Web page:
• Register
Return to: Home > Comments > Should takeovers come with a health warning?

Should takeovers come with a health warning?

Roger Barker, director of corporate governance and professional standards, Institute of Directors

Guest post by Roger Barker*

When it comes to whistle-blowing over alleged accounting irregularities, they don't come much bigger than this. In recent months, a massive whiff of scandal has surrounded the purchase of UK software company Autonomy by Hewlett Packard (HP) in 2011.

It's reported that the takeover was prompted by HP looking for something more exciting than its current product mix of computer hardware and printing inks. High margin software offered them a way out.

But, the $11bn sale of Autonomy in October 2011 to HP was followed a year or so later by a shock write-down relating to the transaction of an eye-watering $5bn (source: Financial Times, 18 February 2014).

According to HP, a whistleblower from Autonomy had decided to step forward and tell their new bosses about alleged financial irregularities in the newly-acquired business.

The allegations centred around Autonomy's practice of not only selling its own software but also discounted third party computer hardware to large financial institutions.

This practice has been described by HP investigators as a means by which Autonomy artificially inflated software revenues. HP thought it was buying a software company with massive software revenues - but according to HP these revenues were apparently not all they seemed.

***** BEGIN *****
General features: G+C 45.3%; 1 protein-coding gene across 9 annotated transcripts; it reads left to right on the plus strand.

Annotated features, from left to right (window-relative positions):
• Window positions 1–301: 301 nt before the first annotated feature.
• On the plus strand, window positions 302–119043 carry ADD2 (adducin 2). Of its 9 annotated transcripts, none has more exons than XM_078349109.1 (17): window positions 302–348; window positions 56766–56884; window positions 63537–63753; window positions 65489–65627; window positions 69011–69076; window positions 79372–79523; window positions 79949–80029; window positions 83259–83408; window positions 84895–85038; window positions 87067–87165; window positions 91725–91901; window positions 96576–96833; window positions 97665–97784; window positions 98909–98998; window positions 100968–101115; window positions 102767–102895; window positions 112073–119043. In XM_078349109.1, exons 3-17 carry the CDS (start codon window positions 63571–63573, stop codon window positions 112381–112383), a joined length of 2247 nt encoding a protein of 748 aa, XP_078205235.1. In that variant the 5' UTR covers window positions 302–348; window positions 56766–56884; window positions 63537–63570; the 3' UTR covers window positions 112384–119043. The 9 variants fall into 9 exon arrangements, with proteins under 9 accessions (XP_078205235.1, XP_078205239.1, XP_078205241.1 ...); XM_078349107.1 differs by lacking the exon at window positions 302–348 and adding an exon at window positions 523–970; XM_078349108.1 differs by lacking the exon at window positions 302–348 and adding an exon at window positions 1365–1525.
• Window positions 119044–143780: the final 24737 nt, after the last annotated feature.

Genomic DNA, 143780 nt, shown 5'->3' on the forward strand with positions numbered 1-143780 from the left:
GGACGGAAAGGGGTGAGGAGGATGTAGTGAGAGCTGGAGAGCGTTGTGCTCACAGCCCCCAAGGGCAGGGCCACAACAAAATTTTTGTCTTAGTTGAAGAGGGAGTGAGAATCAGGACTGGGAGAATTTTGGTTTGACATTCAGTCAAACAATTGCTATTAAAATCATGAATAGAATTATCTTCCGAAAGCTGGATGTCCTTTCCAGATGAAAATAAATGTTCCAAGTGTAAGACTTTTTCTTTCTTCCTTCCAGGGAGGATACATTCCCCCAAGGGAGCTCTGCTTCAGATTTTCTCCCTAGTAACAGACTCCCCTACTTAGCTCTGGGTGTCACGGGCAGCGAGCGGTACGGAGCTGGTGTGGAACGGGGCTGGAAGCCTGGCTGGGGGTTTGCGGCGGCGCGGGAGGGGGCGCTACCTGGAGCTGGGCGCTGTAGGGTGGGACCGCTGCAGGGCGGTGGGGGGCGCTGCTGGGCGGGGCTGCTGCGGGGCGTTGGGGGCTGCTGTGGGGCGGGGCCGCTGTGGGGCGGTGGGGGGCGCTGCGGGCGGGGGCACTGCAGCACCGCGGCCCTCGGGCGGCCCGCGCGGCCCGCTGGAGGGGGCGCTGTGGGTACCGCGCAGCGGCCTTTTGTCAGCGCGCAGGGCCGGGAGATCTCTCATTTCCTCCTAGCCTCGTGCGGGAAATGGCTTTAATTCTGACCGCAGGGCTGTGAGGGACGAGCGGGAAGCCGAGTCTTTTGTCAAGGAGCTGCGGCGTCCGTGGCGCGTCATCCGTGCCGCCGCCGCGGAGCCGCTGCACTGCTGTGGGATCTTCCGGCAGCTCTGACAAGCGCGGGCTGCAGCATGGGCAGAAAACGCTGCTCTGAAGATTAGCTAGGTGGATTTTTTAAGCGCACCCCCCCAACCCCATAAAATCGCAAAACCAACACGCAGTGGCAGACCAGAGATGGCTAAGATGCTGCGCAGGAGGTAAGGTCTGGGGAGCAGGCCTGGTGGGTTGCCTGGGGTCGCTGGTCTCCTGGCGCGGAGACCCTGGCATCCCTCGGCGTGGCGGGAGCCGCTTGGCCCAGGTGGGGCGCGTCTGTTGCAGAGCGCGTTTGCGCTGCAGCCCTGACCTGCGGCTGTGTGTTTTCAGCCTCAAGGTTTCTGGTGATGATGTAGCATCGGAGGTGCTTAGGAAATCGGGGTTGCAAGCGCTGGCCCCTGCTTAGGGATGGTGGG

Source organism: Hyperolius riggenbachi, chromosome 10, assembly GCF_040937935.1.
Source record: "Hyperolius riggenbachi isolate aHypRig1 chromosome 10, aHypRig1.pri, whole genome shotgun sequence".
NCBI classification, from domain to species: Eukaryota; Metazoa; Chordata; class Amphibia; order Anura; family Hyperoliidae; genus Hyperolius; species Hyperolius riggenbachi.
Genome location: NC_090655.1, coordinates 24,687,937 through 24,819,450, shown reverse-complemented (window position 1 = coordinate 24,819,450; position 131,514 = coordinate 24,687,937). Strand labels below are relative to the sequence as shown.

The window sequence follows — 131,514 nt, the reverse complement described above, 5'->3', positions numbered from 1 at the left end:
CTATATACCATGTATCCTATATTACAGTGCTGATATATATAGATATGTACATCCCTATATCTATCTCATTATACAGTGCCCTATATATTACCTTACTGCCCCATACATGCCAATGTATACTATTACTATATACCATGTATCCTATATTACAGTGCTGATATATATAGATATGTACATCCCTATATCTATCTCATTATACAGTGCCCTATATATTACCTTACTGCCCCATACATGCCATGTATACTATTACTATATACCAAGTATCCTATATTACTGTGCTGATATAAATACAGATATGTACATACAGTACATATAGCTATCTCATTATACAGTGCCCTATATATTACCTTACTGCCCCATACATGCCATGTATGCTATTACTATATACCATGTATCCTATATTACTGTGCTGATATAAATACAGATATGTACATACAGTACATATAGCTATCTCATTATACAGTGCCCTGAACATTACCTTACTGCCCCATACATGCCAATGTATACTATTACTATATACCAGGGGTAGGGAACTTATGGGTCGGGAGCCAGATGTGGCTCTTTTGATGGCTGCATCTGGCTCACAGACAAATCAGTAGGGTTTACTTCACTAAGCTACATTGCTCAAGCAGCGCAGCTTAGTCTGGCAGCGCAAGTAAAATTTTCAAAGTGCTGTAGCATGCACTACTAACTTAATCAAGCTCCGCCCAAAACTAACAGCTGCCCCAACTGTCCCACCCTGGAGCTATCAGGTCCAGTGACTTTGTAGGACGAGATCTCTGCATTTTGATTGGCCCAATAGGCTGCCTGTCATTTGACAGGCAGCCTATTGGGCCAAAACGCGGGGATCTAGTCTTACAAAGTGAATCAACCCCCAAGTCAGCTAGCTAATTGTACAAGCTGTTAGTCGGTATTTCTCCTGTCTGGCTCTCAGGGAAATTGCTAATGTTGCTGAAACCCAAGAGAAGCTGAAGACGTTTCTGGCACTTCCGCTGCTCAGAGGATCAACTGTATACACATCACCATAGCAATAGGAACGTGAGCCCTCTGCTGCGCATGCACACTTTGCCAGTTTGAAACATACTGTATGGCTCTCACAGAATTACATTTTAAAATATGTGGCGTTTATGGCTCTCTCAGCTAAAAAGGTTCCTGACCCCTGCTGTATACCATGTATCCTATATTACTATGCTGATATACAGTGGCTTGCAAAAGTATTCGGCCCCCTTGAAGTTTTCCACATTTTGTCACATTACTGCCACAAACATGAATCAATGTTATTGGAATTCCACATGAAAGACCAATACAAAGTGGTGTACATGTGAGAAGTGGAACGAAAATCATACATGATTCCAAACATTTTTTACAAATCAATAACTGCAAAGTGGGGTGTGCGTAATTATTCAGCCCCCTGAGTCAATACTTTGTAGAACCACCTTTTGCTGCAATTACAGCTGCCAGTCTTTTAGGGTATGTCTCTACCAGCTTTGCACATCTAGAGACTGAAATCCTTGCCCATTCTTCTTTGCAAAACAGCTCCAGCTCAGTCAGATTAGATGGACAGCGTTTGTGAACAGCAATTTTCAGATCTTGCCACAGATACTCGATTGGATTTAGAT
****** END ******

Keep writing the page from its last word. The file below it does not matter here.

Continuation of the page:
HP has since informed both the FBI and Securities and Exchange Commission about its allegations. It is, it claims, the victim of a multi-billion-dollar scam.

To add fuel to the fire, EY, HP's auditors, recently republished Autonomy accounts, which show half the previously declared revenues and 81 per cent less profit.

Autonomy meanwhile, counter-claims that HP was well aware of the accounting practices relating to the booking of software revenues. They claim to have evidence that such practices were being discussed by HP executives long before the emergence of any whistleblower.

The losses it made on the hardware were apparently fully recognised in the result for the period, and they were accounted for as a Sales and Marketing expense in a report by Deloitte in October 2009.

Far from being a victim, Autonomy claims that HP has been the architect of its own misfortune, destroying the value created by the acquisition through overwhelming bureaucracy, internal disruption and mismanagement.

HP shareholders are far from impressed, and have sued HP for the cost of the write-down and the fact the board allegedly ignored financial irregularities before the sale went through.

So, is HP the victim here? Investigators will need to look into the allegations of accounting malpractice, disclosure failures and misrepresentation, which would amount to a massive scandal.

But there is also the question of governance- did the HP board overpay for Autonomy as shareholders claim? There was scepticism voiced by some analysts about Autonomy before the sale. So what on earth was happening during due diligence?